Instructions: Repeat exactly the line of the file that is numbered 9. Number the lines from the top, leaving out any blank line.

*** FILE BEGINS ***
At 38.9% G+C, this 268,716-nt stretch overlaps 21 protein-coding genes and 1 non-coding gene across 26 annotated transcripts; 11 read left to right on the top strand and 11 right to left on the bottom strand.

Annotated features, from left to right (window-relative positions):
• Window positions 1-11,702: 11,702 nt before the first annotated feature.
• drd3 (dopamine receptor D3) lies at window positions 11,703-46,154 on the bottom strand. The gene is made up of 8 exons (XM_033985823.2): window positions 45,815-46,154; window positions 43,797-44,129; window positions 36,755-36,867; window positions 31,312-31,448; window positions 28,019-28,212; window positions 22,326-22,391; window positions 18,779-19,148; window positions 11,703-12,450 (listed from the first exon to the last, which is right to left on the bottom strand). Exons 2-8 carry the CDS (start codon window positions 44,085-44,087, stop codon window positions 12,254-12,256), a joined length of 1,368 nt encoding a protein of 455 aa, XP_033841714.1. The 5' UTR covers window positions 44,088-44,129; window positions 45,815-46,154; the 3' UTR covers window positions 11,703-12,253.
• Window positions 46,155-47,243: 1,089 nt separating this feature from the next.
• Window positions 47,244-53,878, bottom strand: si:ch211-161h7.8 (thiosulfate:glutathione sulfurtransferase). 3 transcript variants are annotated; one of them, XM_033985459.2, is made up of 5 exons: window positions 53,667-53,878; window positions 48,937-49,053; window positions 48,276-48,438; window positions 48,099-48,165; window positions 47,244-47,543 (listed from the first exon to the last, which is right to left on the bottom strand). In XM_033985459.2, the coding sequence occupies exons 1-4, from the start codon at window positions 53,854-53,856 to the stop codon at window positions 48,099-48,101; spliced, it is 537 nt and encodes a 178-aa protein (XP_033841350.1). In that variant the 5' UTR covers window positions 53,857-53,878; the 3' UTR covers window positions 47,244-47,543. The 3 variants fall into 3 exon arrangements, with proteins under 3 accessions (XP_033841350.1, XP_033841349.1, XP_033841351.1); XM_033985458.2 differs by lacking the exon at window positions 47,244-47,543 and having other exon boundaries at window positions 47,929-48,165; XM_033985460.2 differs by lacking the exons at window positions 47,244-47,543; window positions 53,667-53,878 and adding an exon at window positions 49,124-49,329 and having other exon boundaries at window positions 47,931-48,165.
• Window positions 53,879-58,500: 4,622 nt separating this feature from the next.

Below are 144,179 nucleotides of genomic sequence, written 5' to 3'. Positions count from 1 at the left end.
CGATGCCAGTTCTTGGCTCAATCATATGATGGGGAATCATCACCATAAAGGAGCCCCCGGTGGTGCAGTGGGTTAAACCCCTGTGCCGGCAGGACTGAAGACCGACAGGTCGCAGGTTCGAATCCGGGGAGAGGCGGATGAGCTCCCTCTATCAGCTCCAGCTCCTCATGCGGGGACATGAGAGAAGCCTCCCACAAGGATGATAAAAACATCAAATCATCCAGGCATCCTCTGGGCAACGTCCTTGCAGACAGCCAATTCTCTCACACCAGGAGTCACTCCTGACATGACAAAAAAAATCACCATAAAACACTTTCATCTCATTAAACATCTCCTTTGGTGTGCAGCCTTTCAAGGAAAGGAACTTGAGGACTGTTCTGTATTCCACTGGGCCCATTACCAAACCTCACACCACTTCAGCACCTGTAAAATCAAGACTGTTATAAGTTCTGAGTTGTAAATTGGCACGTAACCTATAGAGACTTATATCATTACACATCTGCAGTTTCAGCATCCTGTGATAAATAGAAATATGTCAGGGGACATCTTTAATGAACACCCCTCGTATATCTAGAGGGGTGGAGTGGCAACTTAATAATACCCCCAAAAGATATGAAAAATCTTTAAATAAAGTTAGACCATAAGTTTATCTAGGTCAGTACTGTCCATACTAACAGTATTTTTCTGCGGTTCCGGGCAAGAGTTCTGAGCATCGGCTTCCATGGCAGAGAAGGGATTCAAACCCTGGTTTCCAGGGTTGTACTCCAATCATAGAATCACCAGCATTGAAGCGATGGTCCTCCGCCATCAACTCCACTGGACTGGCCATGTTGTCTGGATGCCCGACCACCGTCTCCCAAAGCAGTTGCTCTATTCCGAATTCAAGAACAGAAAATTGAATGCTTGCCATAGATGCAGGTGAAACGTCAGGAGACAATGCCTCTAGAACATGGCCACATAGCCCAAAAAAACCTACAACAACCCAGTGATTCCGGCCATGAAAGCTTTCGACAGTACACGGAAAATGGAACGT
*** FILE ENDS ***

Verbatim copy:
CGATGCCAGTTCTTGGCTCAATCATATGATGGGGAATCATCACCATAAAGGAGCCCCCGGTGGTGCAGTGGGTTAAACCCCTGTGCCGGCAGGACTGAAGACCGACAGGTCGCAGGTTCGAATCCGGGGAGAGGCGGATGAGCTCCCTCTATCAGCTCCAGCTCCTCATGCGGGGACATGAGAGAAGCCTCCCACAAGGATGATAAAAACATCAAATCATCCAGGCATCCTCTGGGCAACGTCCTTGCAGACAGCCAATTCTCTCACACCAGGAGTCACTCCTGACATGACAAAAAAAATCACCATAAAACACTTTCATCTCATTAAACATCTCCTTTGGTGTGCAGCCTTTCAAGGAAAGGAACTTGAGGACTGTTCTGTATTCCACTGGGCCCATTACCAAACCTCACACCACTTCAGCACCTGTAAAATCAAGACTGTTATAAGTTCTGAGTTGTAAATTGGCACGTAACCTATAGAGACTTATATCATTACACATCTGCAGTTTCAGCATCCTGTGATAAATAGAAATATGTCAGGGGACATCTTTAATGAACACCCCTCGTATATCTAGAGGGGTGGAGTGGCAACTTAATAATACCCCCAAAAGATATGAAAAATCTTTAAATAAAGTTAGACCATAAGTTTATCTAGGTCAGTACTGTCCATACTAACAGTATTTTTCTGCGGTTCCGGGCAAGAGTTCTGAGCATCGGCTTCCATGGCAGAGAAGGGATTCAAACCCTGGTTTCCAGGGTTGTACTCCAATCATAGAATCACCAGCATTGAAGCGATGGTCCTCCGCCATCAACTCCACTGGACTGGCCATGTTGTCTGGATGCCCGACCACCGTCTCCCAAAGCAGTTGCTCTATTCCGAATTCAAGAACAGAAAATTGAATGCTTGCCATAGATGCAGGTGAAACGTCAGGAGACAATGCCTCTAGAACATGGCCACATAGCCCAAAAAAACCTACAACAACCCAGTGATTCCGGCCATGAAAGCTTTCGACAGTACACGGAAAATGGAACGT